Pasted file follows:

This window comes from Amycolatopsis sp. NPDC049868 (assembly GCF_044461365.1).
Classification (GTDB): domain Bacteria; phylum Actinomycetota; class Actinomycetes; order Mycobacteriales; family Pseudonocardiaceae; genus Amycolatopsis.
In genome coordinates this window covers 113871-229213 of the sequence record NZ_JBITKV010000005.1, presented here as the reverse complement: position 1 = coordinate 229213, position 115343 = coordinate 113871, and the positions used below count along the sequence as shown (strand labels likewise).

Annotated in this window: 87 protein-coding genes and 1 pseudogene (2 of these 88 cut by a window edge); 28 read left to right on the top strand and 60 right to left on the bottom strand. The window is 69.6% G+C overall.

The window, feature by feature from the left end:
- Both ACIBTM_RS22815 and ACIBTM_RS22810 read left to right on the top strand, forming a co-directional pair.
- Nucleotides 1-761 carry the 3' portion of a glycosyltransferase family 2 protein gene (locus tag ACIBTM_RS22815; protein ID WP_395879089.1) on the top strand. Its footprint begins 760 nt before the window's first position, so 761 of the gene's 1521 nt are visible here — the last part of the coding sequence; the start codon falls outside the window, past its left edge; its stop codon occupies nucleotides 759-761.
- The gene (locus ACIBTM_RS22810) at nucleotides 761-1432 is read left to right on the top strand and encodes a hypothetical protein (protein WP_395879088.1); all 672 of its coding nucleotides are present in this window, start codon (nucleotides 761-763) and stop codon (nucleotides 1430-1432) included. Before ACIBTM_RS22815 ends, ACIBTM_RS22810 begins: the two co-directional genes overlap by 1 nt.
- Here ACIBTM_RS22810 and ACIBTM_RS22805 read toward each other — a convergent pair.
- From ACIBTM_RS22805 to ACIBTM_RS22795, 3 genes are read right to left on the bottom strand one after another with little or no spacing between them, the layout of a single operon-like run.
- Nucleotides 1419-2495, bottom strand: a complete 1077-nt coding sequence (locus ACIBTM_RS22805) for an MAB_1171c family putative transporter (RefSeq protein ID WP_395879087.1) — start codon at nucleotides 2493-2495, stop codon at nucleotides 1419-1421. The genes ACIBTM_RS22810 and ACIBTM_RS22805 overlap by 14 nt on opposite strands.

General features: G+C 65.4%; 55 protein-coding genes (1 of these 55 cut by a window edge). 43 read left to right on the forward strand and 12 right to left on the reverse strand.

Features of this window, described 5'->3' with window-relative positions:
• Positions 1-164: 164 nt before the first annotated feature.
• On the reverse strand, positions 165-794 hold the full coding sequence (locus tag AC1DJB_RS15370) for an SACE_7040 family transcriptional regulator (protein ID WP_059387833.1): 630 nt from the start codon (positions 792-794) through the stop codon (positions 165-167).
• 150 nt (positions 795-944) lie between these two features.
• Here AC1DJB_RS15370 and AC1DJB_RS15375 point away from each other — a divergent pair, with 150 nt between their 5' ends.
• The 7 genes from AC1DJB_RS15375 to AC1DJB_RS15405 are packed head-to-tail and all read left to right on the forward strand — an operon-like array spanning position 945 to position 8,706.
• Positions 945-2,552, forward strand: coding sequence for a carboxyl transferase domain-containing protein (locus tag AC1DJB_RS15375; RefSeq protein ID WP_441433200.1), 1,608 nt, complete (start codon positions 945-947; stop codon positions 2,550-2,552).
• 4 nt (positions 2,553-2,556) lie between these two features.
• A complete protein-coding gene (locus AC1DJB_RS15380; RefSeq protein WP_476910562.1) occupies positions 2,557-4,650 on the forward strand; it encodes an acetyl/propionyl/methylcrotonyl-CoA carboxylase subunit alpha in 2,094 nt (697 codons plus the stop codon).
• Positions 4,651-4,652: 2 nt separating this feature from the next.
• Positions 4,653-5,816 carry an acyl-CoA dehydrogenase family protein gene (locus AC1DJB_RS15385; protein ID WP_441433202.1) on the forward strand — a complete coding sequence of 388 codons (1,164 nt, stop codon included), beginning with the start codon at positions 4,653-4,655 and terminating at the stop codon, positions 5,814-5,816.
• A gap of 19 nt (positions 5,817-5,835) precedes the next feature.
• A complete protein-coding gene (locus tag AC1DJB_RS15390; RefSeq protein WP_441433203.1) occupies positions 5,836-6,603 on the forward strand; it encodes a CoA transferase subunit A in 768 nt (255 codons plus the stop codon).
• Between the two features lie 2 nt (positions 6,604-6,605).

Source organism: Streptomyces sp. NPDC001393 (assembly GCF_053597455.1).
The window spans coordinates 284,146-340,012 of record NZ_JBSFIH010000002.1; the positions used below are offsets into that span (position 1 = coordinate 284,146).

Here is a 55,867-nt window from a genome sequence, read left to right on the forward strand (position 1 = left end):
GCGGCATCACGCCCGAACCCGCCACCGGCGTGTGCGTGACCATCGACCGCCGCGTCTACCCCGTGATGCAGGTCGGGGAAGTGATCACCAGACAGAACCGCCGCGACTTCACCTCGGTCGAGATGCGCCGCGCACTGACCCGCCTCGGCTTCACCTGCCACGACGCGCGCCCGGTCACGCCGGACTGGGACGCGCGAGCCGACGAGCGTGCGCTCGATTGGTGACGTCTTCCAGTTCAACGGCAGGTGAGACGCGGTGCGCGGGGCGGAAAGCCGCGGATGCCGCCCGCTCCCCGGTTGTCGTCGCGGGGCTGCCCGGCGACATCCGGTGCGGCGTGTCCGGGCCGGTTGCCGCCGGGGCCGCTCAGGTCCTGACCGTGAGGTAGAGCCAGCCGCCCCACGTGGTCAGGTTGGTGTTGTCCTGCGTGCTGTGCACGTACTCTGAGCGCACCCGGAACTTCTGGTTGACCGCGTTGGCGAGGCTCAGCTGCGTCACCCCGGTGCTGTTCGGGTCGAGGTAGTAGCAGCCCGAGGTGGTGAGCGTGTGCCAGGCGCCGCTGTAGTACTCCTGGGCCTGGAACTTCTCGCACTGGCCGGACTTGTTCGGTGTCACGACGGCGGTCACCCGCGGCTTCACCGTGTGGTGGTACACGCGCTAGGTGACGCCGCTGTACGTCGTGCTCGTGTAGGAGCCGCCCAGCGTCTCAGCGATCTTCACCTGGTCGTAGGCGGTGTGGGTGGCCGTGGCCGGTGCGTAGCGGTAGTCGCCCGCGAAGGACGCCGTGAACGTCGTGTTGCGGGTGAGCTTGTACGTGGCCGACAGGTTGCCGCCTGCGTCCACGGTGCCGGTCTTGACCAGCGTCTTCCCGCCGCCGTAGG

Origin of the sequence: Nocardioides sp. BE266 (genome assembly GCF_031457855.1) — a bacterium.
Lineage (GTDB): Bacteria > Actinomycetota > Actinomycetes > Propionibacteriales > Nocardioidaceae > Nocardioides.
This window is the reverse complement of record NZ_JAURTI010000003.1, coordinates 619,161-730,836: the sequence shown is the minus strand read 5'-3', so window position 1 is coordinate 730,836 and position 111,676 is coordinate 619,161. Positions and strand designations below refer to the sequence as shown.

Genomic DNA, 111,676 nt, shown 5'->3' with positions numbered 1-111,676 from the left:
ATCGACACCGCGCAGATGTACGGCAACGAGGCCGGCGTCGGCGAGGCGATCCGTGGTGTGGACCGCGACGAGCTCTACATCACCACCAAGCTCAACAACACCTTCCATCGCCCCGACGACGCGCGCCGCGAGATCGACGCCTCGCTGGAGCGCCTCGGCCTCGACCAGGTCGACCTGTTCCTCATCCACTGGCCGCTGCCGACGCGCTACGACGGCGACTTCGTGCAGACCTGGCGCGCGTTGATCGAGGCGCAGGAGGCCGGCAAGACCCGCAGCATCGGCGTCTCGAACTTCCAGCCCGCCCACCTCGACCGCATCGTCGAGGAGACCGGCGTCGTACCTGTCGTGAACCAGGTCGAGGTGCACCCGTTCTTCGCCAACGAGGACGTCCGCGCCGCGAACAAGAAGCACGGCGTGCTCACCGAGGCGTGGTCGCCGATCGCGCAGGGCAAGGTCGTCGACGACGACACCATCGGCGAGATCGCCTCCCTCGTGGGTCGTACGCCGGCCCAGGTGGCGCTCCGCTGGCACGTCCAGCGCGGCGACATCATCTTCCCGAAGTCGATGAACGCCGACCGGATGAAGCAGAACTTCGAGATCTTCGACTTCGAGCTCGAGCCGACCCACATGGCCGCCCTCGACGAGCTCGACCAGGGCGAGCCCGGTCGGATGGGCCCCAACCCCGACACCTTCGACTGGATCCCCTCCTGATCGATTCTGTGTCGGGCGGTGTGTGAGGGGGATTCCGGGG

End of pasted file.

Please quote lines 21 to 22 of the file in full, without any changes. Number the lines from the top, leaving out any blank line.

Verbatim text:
• A complete protein-coding gene (locus AC1DJB_RS15380; RefSeq protein WP_476910562.1) occupies positions 2,557-4,650 on the forward strand; it encodes an acetyl/propionyl/methylcrotonyl-CoA carboxylase subunit alpha in 2,094 nt (697 codons plus the stop codon).
• Positions 4,651-4,652: 2 nt separating this feature from the next.